As human factors professionals, we have often been frustrated at how little research makes it to practice. This is why the target audience for this book is a usability engineer, or user interface/user experience designer who is tasked with creating an interface that might be used by older adults. Literally hundreds of papers have been written about interface issues experienced by older adults, but how many actually influence the designs older adults use? We believe the challenge comes in part from the sheer number of articles available. Design and usability evaluation are fast-paced activities with little time allowed for literature review. Many professionals do not have the time to sift through thousands of papers to determine: a) which are related to the question at hand and b) whether the design or study has merit. Another reason may be that academic papers typically target other academics and may not stress the application or design implications of their findings. Finally, another barrier to knowledge transfer may be that academic publishing moves slower than the design and usability industry. The time it takes for journal articles to reach the audience, from submission time, can be months to years. As such authors may be loathe to nail down concrete design guidelines opting for the conceptual and general (but often vague and hard to implement) because their research may be published a year in the future. This book distills decades of published aging research most relevant to the design of displays.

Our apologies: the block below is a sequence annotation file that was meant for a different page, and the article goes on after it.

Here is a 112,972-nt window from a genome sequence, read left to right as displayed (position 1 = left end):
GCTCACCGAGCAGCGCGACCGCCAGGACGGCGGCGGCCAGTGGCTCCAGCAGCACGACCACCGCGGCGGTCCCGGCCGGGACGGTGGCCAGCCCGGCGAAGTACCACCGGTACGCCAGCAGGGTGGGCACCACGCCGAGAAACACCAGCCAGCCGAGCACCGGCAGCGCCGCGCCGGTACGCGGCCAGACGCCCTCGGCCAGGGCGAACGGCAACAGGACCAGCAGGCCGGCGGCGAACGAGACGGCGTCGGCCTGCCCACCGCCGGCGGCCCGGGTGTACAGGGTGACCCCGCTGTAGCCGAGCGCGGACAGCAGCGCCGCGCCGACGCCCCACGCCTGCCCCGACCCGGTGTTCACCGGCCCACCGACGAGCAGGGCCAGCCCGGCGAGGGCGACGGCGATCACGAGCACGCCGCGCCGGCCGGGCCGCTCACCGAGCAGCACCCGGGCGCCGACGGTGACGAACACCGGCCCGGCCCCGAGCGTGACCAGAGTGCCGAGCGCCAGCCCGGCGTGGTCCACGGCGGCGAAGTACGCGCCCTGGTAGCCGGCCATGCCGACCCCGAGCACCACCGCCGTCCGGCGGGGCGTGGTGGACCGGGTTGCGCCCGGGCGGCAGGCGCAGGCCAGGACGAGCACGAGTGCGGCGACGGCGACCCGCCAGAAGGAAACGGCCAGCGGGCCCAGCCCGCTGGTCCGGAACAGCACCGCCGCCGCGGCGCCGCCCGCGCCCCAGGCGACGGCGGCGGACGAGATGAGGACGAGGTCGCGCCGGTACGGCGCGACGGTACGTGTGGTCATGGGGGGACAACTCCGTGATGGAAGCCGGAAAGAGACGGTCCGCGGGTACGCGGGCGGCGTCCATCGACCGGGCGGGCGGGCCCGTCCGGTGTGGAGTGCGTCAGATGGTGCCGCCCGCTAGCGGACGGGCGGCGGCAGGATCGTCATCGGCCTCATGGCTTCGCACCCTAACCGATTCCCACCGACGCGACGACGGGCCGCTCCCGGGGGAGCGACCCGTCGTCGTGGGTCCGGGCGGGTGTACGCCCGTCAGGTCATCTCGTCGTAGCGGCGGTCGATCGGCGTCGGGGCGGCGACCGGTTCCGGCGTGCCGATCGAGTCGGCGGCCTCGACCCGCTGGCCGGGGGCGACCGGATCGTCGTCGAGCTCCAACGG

We believe this book offers a benefit beyond individual research studies. The first half of the book is a primer of age-related changes in cognition, perception, and behavior. Theory can be used to organize examples from the literature into meaningful principles that improve understanding. Using theory backed up by evidence provides an understanding of why we see certain problems with many displays and often predicts solutions. This understanding surpasses an individual interface and provides the practitioner with ways to plan for older users on multiple display types. We then apply these theories in real design exercises. In all chapters we provide specific guidelines for display examples to bridge theory and practice.